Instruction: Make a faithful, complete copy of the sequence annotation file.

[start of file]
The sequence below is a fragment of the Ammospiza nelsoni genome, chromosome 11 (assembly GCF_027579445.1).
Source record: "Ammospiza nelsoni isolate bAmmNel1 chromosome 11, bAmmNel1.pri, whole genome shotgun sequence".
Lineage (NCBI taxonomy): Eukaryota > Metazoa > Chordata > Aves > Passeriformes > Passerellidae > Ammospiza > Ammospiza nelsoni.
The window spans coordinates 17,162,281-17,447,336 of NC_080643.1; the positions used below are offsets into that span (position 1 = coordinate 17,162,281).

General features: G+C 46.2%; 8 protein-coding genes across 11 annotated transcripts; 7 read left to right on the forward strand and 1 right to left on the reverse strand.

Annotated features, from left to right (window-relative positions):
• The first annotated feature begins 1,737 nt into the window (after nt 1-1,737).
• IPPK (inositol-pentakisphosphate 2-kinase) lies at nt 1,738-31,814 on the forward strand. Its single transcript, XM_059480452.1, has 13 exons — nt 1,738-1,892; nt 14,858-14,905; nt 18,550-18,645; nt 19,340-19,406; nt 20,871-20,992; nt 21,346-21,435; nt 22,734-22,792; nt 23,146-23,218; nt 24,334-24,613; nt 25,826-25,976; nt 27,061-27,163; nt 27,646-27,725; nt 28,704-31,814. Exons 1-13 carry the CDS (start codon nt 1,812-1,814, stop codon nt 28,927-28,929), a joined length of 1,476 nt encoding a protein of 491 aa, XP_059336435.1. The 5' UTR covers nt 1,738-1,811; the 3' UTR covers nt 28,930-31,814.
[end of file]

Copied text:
The sequence below is a fragment of the Ammospiza nelsoni genome, chromosome 11 (assembly GCF_027579445.1).
Source record: "Ammospiza nelsoni isolate bAmmNel1 chromosome 11, bAmmNel1.pri, whole genome shotgun sequence".
Lineage (NCBI taxonomy): Eukaryota > Metazoa > Chordata > Aves > Passeriformes > Passerellidae > Ammospiza > Ammospiza nelsoni.
The window spans coordinates 17,162,281-17,447,336 of NC_080643.1; the positions used below are offsets into that span (position 1 = coordinate 17,162,281).

General features: G+C 46.2%; 8 protein-coding genes across 11 annotated transcripts; 7 read left to right on the forward strand and 1 right to left on the reverse strand.

Annotated features, from left to right (window-relative positions):
• The first annotated feature begins 1,737 nt into the window (after nt 1-1,737).
• IPPK (inositol-pentakisphosphate 2-kinase) lies at nt 1,738-31,814 on the forward strand. Its single transcript, XM_059480452.1, has 13 exons — nt 1,738-1,892; nt 14,858-14,905; nt 18,550-18,645; nt 19,340-19,406; nt 20,871-20,992; nt 21,346-21,435; nt 22,734-22,792; nt 23,146-23,218; nt 24,334-24,613; nt 25,826-25,976; nt 27,061-27,163; nt 27,646-27,725; nt 28,704-31,814. Exons 1-13 carry the CDS (start codon nt 1,812-1,814, stop codon nt 28,927-28,929), a joined length of 1,476 nt encoding a protein of 491 aa, XP_059336435.1. The 5' UTR covers nt 1,738-1,811; the 3' UTR covers nt 28,930-31,814.